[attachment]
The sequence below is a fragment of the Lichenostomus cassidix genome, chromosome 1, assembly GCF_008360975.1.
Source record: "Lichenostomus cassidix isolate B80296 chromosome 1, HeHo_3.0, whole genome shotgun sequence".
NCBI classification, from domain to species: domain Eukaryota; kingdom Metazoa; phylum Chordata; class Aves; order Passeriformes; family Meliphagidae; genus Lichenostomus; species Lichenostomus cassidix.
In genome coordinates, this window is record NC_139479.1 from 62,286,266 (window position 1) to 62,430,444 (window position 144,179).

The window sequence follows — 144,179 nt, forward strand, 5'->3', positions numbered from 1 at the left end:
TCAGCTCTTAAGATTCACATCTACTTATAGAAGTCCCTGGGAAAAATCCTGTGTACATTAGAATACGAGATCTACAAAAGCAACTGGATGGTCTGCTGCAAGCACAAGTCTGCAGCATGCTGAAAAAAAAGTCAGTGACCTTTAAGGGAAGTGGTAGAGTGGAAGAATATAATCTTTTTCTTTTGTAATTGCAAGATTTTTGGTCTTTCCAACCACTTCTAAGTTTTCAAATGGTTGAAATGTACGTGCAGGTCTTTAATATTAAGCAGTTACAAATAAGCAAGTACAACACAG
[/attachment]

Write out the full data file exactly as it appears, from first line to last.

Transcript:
The sequence below is a fragment of the Lichenostomus cassidix genome, chromosome 1, assembly GCF_008360975.1.
Source record: "Lichenostomus cassidix isolate B80296 chromosome 1, HeHo_3.0, whole genome shotgun sequence".
NCBI classification, from domain to species: domain Eukaryota; kingdom Metazoa; phylum Chordata; class Aves; order Passeriformes; family Meliphagidae; genus Lichenostomus; species Lichenostomus cassidix.
In genome coordinates, this window is record NC_139479.1 from 62,286,266 (window position 1) to 62,430,444 (window position 144,179).

The window sequence follows — 144,179 nt, forward strand, 5'->3', positions numbered from 1 at the left end:
TCAGCTCTTAAGATTCACATCTACTTATAGAAGTCCCTGGGAAAAATCCTGTGTACATTAGAATACGAGATCTACAAAAGCAACTGGATGGTCTGCTGCAAGCACAAGTCTGCAGCATGCTGAAAAAAAAGTCAGTGACCTTTAAGGGAAGTGGTAGAGTGGAAGAATATAATCTTTTTCTTTTGTAATTGCAAGATTTTTGGTCTTTCCAACCACTTCTAAGTTTTCAAATGGTTGAAATGTACGTGCAGGTCTTTAATATTAAGCAGTTACAAATAAGCAAGTACAACACAG